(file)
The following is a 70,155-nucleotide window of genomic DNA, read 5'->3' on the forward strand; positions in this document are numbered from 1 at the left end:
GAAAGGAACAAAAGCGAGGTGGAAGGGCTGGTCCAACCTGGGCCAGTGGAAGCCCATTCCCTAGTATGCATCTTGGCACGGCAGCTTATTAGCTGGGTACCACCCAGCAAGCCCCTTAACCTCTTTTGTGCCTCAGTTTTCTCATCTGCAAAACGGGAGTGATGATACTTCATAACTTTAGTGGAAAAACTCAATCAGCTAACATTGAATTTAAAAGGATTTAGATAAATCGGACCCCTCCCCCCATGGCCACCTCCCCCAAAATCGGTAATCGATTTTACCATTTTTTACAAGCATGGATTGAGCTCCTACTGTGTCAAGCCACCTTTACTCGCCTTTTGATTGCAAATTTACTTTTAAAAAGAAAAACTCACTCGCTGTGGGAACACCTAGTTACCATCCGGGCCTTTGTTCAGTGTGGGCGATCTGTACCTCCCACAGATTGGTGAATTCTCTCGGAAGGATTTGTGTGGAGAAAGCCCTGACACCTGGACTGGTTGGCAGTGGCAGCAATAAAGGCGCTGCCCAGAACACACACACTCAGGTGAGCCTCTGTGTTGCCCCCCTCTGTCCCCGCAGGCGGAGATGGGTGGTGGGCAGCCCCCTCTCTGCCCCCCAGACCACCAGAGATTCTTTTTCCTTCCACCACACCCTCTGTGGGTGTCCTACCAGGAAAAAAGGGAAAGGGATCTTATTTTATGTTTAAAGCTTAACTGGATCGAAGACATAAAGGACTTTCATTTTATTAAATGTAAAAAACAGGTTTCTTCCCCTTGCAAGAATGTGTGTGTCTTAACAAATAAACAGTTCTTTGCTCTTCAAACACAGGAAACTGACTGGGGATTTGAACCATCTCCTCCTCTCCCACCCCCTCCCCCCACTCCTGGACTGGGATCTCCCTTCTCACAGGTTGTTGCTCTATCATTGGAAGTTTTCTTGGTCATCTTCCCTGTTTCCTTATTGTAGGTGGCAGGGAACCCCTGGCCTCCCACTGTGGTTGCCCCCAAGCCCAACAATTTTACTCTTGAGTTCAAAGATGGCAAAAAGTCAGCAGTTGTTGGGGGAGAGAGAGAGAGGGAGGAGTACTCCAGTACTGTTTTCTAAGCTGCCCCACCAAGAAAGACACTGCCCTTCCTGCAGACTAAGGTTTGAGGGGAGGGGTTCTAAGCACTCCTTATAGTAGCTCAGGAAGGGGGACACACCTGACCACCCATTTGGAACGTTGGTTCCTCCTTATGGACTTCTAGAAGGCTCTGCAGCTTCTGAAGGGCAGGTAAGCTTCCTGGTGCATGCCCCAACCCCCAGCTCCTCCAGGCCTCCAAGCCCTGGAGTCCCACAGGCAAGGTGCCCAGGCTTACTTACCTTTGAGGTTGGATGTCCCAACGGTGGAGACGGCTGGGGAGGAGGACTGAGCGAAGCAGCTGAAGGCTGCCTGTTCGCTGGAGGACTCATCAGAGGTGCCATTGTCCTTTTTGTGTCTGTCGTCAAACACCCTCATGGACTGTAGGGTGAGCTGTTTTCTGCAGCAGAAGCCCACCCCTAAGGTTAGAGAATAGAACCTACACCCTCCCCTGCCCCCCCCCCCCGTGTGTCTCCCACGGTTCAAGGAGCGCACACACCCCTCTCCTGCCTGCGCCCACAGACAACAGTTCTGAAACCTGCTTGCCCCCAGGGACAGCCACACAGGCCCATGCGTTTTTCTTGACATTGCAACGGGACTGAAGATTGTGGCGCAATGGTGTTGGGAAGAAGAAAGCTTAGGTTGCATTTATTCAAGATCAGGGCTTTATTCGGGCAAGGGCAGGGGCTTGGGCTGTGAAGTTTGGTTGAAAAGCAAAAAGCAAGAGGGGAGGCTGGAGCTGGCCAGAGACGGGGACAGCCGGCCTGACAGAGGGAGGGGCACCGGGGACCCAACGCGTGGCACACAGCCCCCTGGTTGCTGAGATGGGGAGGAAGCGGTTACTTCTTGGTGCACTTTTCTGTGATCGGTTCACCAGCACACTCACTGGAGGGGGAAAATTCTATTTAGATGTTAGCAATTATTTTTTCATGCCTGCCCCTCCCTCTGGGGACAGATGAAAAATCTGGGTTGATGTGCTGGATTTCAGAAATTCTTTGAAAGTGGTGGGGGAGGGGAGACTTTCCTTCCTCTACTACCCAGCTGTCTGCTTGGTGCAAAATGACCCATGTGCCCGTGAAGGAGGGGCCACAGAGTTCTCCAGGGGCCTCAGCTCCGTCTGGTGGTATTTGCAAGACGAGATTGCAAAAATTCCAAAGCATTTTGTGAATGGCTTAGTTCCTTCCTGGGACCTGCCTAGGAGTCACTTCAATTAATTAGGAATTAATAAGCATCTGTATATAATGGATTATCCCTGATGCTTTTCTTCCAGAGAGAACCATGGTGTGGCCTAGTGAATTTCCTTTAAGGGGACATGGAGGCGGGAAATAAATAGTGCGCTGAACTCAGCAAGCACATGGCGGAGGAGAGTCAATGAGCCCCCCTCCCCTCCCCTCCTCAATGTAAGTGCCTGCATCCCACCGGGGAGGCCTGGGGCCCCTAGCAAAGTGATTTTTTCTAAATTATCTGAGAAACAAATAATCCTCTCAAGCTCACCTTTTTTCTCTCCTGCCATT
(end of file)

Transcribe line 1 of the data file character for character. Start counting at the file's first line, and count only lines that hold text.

The following is a 70,155-nucleotide window of genomic DNA, read 5'->3' on the forward strand; positions in this document are numbered from 1 at the left end: